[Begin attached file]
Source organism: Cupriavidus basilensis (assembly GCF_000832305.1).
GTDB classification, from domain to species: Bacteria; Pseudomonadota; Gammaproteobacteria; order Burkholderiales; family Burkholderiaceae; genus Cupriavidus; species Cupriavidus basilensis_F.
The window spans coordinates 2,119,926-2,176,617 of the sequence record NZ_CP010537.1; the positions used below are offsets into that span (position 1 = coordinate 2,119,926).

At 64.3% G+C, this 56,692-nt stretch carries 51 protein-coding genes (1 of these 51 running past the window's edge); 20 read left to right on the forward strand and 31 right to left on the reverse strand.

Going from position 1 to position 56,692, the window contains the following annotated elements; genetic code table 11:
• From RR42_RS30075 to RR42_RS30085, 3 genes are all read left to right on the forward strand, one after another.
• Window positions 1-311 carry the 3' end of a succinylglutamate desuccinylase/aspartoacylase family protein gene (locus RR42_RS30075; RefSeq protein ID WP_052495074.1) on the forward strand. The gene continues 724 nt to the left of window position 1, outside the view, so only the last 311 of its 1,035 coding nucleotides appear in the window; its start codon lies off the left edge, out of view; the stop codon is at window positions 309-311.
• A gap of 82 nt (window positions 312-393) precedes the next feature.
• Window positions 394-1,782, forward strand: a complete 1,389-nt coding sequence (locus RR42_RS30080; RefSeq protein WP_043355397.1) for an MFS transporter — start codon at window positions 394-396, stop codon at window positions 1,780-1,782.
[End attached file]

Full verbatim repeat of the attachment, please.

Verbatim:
Source organism: Cupriavidus basilensis (assembly GCF_000832305.1).
GTDB classification, from domain to species: Bacteria; Pseudomonadota; Gammaproteobacteria; order Burkholderiales; family Burkholderiaceae; genus Cupriavidus; species Cupriavidus basilensis_F.
The window spans coordinates 2,119,926-2,176,617 of the sequence record NZ_CP010537.1; the positions used below are offsets into that span (position 1 = coordinate 2,119,926).

At 64.3% G+C, this 56,692-nt stretch carries 51 protein-coding genes (1 of these 51 running past the window's edge); 20 read left to right on the forward strand and 31 right to left on the reverse strand.

Going from position 1 to position 56,692, the window contains the following annotated elements; genetic code table 11:
• From RR42_RS30075 to RR42_RS30085, 3 genes are all read left to right on the forward strand, one after another.
• Window positions 1-311 carry the 3' end of a succinylglutamate desuccinylase/aspartoacylase family protein gene (locus RR42_RS30075; RefSeq protein ID WP_052495074.1) on the forward strand. The gene continues 724 nt to the left of window position 1, outside the view, so only the last 311 of its 1,035 coding nucleotides appear in the window; its start codon lies off the left edge, out of view; the stop codon is at window positions 309-311.
• A gap of 82 nt (window positions 312-393) precedes the next feature.
• Window positions 394-1,782, forward strand: a complete 1,389-nt coding sequence (locus RR42_RS30080; RefSeq protein WP_043355397.1) for an MFS transporter — start codon at window positions 394-396, stop codon at window positions 1,780-1,782.